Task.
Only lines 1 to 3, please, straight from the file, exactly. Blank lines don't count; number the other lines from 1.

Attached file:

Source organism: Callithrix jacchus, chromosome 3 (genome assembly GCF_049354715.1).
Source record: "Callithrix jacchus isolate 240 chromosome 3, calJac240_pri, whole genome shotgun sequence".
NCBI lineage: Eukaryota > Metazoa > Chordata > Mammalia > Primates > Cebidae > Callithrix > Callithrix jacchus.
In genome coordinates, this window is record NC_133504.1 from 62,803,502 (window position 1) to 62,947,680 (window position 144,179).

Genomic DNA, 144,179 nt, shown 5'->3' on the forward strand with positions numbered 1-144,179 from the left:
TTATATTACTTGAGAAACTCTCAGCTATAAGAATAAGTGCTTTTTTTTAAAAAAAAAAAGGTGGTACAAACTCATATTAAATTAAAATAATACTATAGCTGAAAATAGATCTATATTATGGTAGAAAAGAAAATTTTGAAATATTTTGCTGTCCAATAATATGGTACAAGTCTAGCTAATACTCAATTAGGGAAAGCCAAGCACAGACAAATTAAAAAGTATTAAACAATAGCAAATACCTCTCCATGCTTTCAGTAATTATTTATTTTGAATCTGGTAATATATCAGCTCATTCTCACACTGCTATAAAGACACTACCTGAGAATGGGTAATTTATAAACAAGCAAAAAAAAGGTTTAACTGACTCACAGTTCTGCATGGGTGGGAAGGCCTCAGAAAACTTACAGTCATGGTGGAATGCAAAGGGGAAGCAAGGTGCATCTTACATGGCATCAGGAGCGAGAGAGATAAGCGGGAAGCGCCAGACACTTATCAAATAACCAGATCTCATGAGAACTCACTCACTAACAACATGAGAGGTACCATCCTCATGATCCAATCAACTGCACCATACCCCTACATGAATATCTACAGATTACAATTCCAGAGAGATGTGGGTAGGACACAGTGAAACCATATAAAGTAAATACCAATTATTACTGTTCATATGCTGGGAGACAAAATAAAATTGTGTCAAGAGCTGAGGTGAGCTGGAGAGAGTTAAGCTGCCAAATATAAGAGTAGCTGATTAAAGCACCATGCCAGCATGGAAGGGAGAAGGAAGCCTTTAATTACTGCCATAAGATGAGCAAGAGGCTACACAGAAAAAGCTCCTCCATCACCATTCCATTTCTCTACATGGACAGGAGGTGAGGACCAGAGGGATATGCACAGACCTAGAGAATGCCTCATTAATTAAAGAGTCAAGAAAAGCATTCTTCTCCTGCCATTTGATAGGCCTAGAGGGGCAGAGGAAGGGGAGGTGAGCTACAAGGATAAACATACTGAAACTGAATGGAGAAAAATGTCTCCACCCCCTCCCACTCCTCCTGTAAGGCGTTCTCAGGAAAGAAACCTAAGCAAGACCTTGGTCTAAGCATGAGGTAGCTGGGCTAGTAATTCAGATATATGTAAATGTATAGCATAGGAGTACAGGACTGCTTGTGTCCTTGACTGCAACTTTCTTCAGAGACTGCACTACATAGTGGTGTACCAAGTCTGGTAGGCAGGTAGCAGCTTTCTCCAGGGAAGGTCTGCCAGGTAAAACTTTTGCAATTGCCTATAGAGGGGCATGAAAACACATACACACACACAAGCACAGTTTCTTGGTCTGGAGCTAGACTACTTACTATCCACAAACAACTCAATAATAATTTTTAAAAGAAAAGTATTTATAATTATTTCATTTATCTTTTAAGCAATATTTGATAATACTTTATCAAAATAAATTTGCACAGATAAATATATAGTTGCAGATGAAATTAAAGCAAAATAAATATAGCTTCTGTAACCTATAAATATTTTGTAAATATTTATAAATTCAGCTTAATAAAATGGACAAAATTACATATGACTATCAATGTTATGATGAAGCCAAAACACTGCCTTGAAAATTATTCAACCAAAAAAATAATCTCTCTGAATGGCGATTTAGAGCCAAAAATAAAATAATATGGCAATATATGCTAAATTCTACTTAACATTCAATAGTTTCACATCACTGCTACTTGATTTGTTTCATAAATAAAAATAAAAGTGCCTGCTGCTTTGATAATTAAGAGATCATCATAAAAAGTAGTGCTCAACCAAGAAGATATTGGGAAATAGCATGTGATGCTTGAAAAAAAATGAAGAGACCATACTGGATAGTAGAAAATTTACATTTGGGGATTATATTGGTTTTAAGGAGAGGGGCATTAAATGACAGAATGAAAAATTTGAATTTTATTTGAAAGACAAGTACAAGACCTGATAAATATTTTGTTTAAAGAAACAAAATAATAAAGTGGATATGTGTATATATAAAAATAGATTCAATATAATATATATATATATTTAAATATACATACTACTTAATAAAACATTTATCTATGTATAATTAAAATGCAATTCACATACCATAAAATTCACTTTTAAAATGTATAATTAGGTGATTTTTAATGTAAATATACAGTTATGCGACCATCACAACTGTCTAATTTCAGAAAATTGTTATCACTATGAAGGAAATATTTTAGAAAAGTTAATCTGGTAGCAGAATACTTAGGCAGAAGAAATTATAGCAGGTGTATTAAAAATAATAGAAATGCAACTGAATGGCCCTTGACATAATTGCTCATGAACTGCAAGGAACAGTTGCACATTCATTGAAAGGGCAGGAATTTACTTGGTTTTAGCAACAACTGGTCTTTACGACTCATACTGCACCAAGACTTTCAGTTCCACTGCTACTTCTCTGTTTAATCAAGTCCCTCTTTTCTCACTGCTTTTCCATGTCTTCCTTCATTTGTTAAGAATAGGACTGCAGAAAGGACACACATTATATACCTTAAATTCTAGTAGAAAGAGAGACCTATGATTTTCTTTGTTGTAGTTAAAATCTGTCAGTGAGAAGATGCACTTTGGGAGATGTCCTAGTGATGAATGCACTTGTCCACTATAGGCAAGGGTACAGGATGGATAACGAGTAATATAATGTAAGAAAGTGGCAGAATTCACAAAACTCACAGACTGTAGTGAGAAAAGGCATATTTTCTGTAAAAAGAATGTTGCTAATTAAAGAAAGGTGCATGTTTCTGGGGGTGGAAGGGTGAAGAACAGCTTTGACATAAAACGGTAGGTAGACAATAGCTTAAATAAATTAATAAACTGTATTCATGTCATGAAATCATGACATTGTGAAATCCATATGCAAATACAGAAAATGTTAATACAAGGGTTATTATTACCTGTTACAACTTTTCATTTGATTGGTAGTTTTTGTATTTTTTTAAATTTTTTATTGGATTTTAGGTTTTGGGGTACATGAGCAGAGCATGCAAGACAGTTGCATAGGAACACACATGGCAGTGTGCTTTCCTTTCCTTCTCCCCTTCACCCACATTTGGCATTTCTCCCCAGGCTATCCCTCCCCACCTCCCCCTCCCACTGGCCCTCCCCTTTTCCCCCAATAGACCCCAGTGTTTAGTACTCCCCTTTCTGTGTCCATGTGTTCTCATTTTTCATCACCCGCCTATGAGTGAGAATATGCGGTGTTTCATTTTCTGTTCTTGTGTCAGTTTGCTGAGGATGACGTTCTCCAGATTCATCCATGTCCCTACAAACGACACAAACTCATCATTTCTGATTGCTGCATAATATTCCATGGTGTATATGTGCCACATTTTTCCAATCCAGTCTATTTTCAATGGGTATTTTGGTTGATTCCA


Source organism: Callithrix jacchus, chromosome 3 (genome assembly GCF_049354715.1).
Source record: "Callithrix jacchus isolate 240 chromosome 3, calJac240_pri, whole genome shotgun sequence".
NCBI lineage: Eukaryota > Metazoa > Chordata > Mammalia > Primates > Cebidae > Callithrix > Callithrix jacchus.